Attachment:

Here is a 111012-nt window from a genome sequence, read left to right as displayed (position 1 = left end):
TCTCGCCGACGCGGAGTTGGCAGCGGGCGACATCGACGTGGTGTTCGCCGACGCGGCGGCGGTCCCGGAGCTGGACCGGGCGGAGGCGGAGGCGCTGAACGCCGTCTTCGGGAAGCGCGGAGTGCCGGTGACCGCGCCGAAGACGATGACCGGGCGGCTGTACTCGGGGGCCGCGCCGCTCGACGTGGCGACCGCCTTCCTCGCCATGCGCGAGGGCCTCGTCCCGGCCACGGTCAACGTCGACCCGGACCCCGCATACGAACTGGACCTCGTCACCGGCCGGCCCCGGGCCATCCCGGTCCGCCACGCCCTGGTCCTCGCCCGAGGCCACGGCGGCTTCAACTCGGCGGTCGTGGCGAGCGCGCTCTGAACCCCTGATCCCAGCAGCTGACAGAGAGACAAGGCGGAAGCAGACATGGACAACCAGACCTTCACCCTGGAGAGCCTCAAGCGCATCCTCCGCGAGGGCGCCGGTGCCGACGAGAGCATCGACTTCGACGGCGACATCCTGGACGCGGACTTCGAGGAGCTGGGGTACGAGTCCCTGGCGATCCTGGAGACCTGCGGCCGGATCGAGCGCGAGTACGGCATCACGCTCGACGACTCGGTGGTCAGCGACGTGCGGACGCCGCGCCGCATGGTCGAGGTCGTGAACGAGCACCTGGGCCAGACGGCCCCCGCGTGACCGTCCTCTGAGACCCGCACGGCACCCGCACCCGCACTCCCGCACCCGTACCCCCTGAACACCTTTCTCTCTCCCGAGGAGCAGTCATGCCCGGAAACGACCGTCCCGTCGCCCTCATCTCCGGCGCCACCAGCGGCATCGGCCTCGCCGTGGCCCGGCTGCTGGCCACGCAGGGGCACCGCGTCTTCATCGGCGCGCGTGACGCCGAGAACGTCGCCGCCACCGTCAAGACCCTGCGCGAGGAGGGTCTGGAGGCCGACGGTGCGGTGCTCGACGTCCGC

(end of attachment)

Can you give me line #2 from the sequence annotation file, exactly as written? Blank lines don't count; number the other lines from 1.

TCTCGCCGACGCGGAGTTGGCAGCGGGCGACATCGACGTGGTGTTCGCCGACGCGGCGGCGGTCCCGGAGCTGGACCGGGCGGAGGCGGAGGCGCTGAACGCCGTCTTCGGGAAGCGCGGAGTGCCGGTGACCGCGCCGAAGACGATGACCGGGCGGCTGTACTCGGGGGCCGCGCCGCTCGACGTGGCGACCGCCTTCCTCGCCATGCGCGAGGGCCTCGTCCCGGCCACGGTCAACGTCGACCCGGACCCCGCATACGAACTGGACCTCGTCACCGGCCGGCCCCGGGCCATCCCGGTCCGCCACGCCCTGGTCCTCGCCCGAGGCCACGGCGGCTTCAACTCGGCGGTCGTGGCGAGCGCGCTCTGAACCCCTGATCCCAGCAGCTGACAGAGAGACAAGGCGGAAGCAGACATGGACAACCAGACCTTCACCCTGGAGAGCCTCAAGCGCATCCTCCGCGAGGGCGCCGGTGCCGACGAGAGCATCGACTTCGACGGCGACATCCTGGACGCGGACTTCGAGGAGCTGGGGTACGAGTCCCTGGCGATCCTGGAGACCTGCGGCCGGATCGAGCGCGAGTACGGCATCACGCTCGACGACTCGGTGGTCAGCGACGTGCGGACGCCGCGCCGCATGGTCGAGGTCGTGAACGAGCACCTGGGCCAGACGGCCCCCGCGTGACCGTCCTCTGAGACCCGCACGGCACCCGCACCCGCACTCCCGCACCCGTACCCCCTGAACACCTTTCTCTCTCCCGAGGAGCAGTCATGCCCGGAAACGACCGTCCCGTCGCCCTCATCTCCGGCGCCACCAGCGGCATCGGCCTCGCCGTGGCCCGGCTGCTGGCCACGCAGGGGCACCGCGTCTTCATCGGCGCGCGTGACGCCGAGAACGTCGCCGCCACCGTCAAGACCCTGCGCGAGGAGGGTCTGGAGGCCGACGGTGCGGTGCTCGACGTCCGC